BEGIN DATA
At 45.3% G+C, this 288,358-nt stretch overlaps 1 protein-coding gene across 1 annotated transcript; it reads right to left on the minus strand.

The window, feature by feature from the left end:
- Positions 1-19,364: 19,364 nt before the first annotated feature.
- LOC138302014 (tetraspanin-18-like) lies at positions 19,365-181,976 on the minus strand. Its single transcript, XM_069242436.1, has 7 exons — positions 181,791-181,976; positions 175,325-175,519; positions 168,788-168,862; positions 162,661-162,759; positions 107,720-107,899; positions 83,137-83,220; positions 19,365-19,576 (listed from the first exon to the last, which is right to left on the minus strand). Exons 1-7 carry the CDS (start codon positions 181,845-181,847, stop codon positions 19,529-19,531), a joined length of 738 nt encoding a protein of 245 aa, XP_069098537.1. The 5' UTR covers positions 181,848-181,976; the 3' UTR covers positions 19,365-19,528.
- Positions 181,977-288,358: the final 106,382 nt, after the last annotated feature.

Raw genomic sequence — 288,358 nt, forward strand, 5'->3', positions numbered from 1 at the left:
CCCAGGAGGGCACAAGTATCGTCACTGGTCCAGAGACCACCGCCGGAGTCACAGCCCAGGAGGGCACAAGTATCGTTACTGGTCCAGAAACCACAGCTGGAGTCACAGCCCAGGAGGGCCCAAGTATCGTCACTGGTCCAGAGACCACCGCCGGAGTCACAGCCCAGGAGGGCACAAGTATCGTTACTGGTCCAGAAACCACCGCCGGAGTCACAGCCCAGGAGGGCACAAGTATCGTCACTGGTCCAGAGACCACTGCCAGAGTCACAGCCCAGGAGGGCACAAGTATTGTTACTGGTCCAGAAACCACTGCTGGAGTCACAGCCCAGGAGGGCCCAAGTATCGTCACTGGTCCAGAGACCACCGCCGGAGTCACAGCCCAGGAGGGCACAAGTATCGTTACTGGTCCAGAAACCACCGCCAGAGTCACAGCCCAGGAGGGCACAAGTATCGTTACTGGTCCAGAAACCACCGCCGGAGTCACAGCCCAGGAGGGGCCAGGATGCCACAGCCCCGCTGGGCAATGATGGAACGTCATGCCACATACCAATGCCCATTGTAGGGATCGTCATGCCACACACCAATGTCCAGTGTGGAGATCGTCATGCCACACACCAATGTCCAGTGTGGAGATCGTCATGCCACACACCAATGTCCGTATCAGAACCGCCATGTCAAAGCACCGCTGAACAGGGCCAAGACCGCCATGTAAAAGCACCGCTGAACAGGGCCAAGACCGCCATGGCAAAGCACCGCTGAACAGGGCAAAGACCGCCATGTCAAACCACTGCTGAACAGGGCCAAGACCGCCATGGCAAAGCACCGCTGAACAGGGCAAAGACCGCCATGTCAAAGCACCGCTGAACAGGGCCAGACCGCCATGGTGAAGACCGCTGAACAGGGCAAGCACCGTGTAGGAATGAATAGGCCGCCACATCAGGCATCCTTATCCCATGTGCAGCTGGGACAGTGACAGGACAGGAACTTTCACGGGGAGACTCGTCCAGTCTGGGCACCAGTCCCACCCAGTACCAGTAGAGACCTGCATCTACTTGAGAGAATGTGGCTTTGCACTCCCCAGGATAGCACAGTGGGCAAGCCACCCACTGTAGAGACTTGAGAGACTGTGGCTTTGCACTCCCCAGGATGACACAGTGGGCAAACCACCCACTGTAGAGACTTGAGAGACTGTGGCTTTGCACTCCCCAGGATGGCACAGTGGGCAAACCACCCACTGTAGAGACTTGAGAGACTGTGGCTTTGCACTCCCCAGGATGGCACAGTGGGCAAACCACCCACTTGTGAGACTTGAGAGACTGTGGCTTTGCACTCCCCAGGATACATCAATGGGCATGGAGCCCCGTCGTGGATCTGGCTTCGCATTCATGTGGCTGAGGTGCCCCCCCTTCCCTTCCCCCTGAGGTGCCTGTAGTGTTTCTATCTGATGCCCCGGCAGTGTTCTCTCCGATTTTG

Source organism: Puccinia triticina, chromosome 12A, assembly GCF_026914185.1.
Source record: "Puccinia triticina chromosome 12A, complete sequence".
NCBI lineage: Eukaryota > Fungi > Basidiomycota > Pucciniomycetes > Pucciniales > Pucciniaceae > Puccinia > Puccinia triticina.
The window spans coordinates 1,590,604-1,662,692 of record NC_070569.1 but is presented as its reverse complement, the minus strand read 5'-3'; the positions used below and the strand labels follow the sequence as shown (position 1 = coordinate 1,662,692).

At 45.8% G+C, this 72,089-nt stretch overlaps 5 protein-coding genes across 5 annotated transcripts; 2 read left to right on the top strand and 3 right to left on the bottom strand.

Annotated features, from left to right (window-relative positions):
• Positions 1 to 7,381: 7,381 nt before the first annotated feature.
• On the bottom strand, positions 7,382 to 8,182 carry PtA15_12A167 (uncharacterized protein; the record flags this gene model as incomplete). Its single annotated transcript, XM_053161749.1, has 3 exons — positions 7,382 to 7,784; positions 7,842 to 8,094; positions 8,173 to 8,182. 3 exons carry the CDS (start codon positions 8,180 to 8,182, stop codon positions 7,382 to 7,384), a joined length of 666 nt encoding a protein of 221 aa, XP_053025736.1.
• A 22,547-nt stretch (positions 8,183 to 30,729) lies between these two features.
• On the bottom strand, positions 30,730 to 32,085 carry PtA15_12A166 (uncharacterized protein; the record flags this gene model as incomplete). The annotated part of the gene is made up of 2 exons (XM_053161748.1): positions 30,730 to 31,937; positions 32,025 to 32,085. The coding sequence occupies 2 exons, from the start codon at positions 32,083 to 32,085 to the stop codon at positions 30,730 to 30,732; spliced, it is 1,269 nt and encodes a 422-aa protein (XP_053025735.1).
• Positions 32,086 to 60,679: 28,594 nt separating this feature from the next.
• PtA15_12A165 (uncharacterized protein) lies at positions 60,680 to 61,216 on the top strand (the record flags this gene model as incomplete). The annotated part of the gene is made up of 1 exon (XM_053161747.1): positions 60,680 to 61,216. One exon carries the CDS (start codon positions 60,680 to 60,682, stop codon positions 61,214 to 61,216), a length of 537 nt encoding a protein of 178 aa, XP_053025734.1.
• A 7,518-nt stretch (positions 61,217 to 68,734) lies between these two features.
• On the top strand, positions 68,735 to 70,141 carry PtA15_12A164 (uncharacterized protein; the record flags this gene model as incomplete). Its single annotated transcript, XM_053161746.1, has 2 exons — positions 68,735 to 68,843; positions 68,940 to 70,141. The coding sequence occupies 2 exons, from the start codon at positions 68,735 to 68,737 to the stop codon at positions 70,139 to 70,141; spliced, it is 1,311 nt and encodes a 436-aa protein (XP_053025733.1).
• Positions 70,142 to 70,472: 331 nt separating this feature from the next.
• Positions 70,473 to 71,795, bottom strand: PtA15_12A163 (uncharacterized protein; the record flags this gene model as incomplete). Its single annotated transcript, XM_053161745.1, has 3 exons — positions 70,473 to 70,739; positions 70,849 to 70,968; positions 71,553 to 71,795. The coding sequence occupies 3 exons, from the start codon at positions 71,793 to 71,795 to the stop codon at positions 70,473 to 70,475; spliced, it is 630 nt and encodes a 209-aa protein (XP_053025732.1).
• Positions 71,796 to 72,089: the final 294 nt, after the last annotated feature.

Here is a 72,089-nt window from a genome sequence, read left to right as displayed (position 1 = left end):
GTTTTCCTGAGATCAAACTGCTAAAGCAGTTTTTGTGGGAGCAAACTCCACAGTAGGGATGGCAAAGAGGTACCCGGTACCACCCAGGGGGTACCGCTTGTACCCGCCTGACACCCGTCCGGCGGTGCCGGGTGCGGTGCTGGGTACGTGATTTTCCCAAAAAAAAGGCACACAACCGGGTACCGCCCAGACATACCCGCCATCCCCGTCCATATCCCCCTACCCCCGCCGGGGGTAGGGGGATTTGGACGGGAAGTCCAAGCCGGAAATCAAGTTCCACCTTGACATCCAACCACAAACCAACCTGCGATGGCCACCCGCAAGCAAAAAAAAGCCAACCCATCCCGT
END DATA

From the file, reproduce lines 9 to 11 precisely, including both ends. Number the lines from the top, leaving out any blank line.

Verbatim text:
Source record: "Puccinia triticina chromosome 12A, complete sequence".
NCBI lineage: Eukaryota > Fungi > Basidiomycota > Pucciniomycetes > Pucciniales > Pucciniaceae > Puccinia > Puccinia triticina.
The window spans coordinates 1,590,604-1,662,692 of record NC_070569.1 but is presented as its reverse complement, the minus strand read 5'-3'; the positions used below and the strand labels follow the sequence as shown (position 1 = coordinate 1,662,692).